The Cloud Gate workload is meant for notebooks and typical home PCs, and uses DirectX 11 (feature level 10) to render frames at 1280 x 720. The graph below presents the overall score for the workload across all the systems that are being compared.

UL 3DMark Cloud Gate Score

3DMark Sky Diver

The Sky Diver workload is meant for gaming notebooks and mid-range PCs, and uses DirectX 11 (feature level 11) to render frames at 1920 x 1080. The graph below presents the overall score for the workload across all the systems that are being compared.

UL 3DMark Sky Diver Score

3DMark Fire Strike Extreme

The Fire Strike benchmark has three workloads. The base version is meant for high-performance gaming PCs. Similar to Sky Diver, it uses DirectX 11 (feature level 11) to render frames at 1920 x 1080. The Ultra version targets 4K gaming system, and renders at 3840 x 2160. However, we only deal with the Extreme version in our benchmarking - It renders at 2560 x 1440, and targets multi-GPU systems and overclocked PCs. The graph below presents the overall score for the Fire Strike Extreme benchmark across all the systems that are being compared.

UL 3DMark Fire Strike Extreme Score

BAPCo SYSmark 25 Miscellaneous Performance Metrics
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  • JfromImaginstuff - Tuesday, December 22, 2020 - link

    Waiting for the guy who says,"where's the and variant" or something along those lines Reply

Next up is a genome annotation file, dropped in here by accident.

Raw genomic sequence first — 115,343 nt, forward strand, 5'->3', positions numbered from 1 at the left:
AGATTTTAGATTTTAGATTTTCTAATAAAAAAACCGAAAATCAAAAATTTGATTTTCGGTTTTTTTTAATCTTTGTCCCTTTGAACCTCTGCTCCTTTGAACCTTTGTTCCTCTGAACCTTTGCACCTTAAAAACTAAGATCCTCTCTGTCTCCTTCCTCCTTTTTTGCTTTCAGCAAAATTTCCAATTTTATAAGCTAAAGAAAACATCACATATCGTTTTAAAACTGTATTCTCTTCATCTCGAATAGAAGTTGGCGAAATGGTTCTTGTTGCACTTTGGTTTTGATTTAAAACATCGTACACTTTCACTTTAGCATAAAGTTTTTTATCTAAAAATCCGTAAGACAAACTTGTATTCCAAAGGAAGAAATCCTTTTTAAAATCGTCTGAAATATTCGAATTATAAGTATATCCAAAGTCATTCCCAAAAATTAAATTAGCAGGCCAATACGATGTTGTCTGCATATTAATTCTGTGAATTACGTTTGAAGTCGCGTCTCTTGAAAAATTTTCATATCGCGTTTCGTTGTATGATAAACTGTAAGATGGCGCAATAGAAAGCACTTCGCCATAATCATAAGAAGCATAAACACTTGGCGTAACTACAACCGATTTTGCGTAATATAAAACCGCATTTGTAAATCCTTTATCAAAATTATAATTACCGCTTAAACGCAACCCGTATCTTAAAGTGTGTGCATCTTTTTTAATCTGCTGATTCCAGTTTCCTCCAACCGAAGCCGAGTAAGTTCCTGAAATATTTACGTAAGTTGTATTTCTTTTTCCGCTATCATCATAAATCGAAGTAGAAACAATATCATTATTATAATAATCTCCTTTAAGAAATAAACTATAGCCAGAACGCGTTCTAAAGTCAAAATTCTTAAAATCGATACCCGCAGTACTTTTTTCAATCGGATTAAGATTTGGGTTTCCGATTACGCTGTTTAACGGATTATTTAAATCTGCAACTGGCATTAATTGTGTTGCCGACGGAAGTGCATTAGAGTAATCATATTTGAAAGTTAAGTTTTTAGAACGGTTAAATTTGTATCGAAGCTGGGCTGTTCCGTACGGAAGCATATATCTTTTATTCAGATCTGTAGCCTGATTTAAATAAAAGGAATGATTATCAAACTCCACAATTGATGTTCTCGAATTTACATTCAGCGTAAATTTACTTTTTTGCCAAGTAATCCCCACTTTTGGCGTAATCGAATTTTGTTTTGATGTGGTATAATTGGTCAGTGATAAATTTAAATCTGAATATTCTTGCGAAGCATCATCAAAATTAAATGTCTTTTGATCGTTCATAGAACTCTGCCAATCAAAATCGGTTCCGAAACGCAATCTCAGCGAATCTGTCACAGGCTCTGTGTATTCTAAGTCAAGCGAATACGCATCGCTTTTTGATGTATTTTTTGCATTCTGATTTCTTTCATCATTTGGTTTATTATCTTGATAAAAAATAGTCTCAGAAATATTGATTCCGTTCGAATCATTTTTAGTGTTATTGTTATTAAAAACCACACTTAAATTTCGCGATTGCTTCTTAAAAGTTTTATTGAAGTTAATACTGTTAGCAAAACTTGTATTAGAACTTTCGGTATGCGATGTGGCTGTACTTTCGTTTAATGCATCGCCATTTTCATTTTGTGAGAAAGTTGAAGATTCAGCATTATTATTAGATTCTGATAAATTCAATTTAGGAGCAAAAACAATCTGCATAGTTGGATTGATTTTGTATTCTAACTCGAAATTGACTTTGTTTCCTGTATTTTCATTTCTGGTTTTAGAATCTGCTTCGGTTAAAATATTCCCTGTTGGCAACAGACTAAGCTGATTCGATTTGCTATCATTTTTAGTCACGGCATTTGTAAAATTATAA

• edzieba - Tuesday, December 22, 2020 - link

    And the inevitable "AMD exists so nobody is allowed to review Intel products!!1!" brigade. Reply
  • nandnandnand - Tuesday, December 22, 2020 - link

    No AMD, no buy. Reply
  • stephenbrooks - Tuesday, December 22, 2020 - link

    The ASRock 4X4 is in the comparison table, so your AMD SFFPC is there. Reply
  • Hul8 - Wednesday, December 23, 2020 - link

    Also, I think as long as AMD keeps bringing new architectures to mobile/APUs late, and Intel keeps leading their new tech with mobile chips, most manufacturers will prioritize Intel for these systems. Doesn't hurt that they can get sweet bundle deals for WiFi 6 and Ethernet, too. Reply
  • chrnochime - Thursday, December 24, 2020 - link

    Well it'd be AMD and not "and" for starters LOL Reply
  • Showtime - Tuesday, December 22, 2020 - link

    This looks better than the Nuc to me, but all 4 USB ports on the front, make a no go. There's always 2-3 things plugged in, and I prefer those things in the back of the case. It being a bad value proposition is unfortunate. This is like many tech items, that could have been great, but will end up on sale for 50% off next year. Will cite this article when that happens. Reply
  • Impetuous - Tuesday, December 22, 2020 - link

    Agree with you on the ports. I have the original LIVA Z for TV / media use and would much prefer to route external HDDs and Skype cameras from the back to keep cords away from grasping toddlers. Only thing I want up front is the wireless keyboard USB. All ports on the back is more of a deal breaker than the price for me... Reply
  • Impetuous - Tuesday, December 22, 2020 - link

    Sorry, all ports on front* Reply
  • The_Assimilator - Tuesday, December 22, 2020 - link

    Allow me to introduce you to a simple and inexpensive device called a "USB hub". Reply